1845 3,123,000 1880 6,574,000
Increase, 619,000 Increase, 3,451,000
Total Tonnage entered and cleared with Cargoes.
Under Protection. Under Free Trade.
Tons. Tons.
1845. 1884.
British 6,617,000 British 40,156,000
Foreign 2,715,000 Foreign 13,814,000
Total, 9,332,000 Total, 53,970,000

It was prophesied that the repeal of the Navigation Laws would ruin British Shipping, but it still maintains its supremacy.

Consumption of Articles of Imported Food per Head of the Population

Under Protection, 1840.
Bacon & Hams, a small fraction of 1 lb.
Butter 1 lb.
Cheese nearly 1 lb.
Wheat and Wheat Flour 42½ lbs.
Eggs 3½ in number.
Rice nearly 1 lb.
Sugar, raw 15 lbs.
Tea nearly 1½ lb.
Under Free Trade, 1883.
Bacon and Hams nearly 11 lbs.
Butter above 7 lbs.
Cheese above 5½ lbs.
Wheat and Wheat Flour nearly 251 lbs.
Eggs above 26 in number.
Rice nearly 12½ lbs.
Sugar, raw nearly 62 lbs.
Tea above 4½ lbs.
Protection Prices, 1841.
Tea 5s. per lb.
Coffee 2s. lb.
Sugar 9d. lb.
Free Trade Prices, 1884.
Tea 2s. per lb.
Coffee 1s. lb.
Sugar 2d. lb.
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To proceed to the consideration of the price of the staff of life—Bread.—Under Protection, the best wheaten Loaf of 4 lbs. frequently stood at One Shilling, and sometimes higher. Under Free Trade it has rarely exceeded Eightpence; for a long time it was Sixpence, and is now Fivepence-halfpenny. Nor was this the worst feature of the case. By the operation of the Corn Laws the consumption of Foreign Corn was prohibited, except at famine prices. In 1845, the year of the Irish Famine, there were imported, to meet the failure of the harvest and the potato crop, only 4,723,000 cwts. of wheat and wheat flour. In 1884 our imports of the same articles were 62,217,516 cwts.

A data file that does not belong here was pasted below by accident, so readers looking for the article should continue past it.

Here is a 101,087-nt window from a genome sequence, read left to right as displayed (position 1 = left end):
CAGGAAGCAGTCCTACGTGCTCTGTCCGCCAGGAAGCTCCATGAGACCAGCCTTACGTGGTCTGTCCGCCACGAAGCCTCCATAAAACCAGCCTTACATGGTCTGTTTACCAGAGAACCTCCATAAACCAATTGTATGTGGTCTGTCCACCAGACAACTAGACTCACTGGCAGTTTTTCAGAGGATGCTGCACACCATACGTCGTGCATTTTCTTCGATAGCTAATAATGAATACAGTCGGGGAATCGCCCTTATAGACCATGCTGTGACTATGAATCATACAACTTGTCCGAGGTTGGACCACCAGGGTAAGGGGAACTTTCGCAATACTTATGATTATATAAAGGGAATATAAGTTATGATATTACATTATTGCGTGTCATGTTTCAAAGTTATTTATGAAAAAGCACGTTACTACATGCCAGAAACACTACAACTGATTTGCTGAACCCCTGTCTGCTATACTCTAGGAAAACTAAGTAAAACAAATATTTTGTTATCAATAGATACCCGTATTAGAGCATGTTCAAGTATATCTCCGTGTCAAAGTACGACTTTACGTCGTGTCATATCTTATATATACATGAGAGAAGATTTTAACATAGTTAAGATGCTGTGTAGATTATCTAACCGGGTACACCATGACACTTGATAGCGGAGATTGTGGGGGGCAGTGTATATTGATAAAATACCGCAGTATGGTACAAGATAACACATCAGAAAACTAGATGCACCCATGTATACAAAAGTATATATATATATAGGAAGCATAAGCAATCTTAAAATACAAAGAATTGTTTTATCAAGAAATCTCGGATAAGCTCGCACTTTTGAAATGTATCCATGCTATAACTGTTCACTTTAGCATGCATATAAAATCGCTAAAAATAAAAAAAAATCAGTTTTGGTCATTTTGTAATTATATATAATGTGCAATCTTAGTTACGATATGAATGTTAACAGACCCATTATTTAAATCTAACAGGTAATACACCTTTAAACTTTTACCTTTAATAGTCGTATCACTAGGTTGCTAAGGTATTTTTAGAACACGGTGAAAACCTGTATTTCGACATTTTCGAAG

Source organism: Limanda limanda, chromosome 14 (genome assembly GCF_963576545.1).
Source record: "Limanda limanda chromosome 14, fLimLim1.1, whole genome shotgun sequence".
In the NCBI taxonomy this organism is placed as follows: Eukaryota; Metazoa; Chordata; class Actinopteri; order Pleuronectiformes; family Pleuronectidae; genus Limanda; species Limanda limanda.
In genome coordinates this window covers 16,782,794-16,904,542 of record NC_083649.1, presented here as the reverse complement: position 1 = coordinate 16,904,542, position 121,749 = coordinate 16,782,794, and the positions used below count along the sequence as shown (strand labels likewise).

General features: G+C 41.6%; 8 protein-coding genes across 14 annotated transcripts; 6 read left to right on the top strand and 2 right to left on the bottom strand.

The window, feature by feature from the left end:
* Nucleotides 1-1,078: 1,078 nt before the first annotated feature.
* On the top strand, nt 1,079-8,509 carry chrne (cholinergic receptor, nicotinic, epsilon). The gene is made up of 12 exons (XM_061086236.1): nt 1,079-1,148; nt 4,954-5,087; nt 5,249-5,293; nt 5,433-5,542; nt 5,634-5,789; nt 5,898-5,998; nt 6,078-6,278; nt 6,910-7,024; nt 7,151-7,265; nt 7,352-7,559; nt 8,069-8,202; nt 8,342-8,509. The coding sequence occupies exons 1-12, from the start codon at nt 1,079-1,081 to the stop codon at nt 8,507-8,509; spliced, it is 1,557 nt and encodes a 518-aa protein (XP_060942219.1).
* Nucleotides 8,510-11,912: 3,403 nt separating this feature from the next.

What would have been the Price of Bread and the state of the Nation during the recent deficient harvests if the Corn Laws had not been Repealed?

The present high price of butchers' meat, which seems to be an exception to the favourable results of Free Trade, really proves—first, that the consumption and the ability to purchase are both greater than under Protection; and, secondly, that were it not for the free import of foreign provisions and cattle we should at this moment be labouring under a dearth of animal food. Up to the year 1842 the importation of live Animals and of dead Meat was prohibited, except Bacon and Hams, and Salt Beef and Pork, upon which heavy Protective duties were imposed, and of which we imported in 1840 to the value of £132,537. In 1884 we imported live and dead Meat to the value of £25,514,929.

Social and Economic Results of Free Trade.

The number of paupers relieved in England and Wales on the 1st January, 1849, the first year of the present statistics, was 934,419, the population being 17,564,000; on the 1st January, 1884, the number of paupers was 774,310, and the population 26,951,000. In 1849 the proportion relieved to population was 1 in 18; in 1884 it was 1 in 34.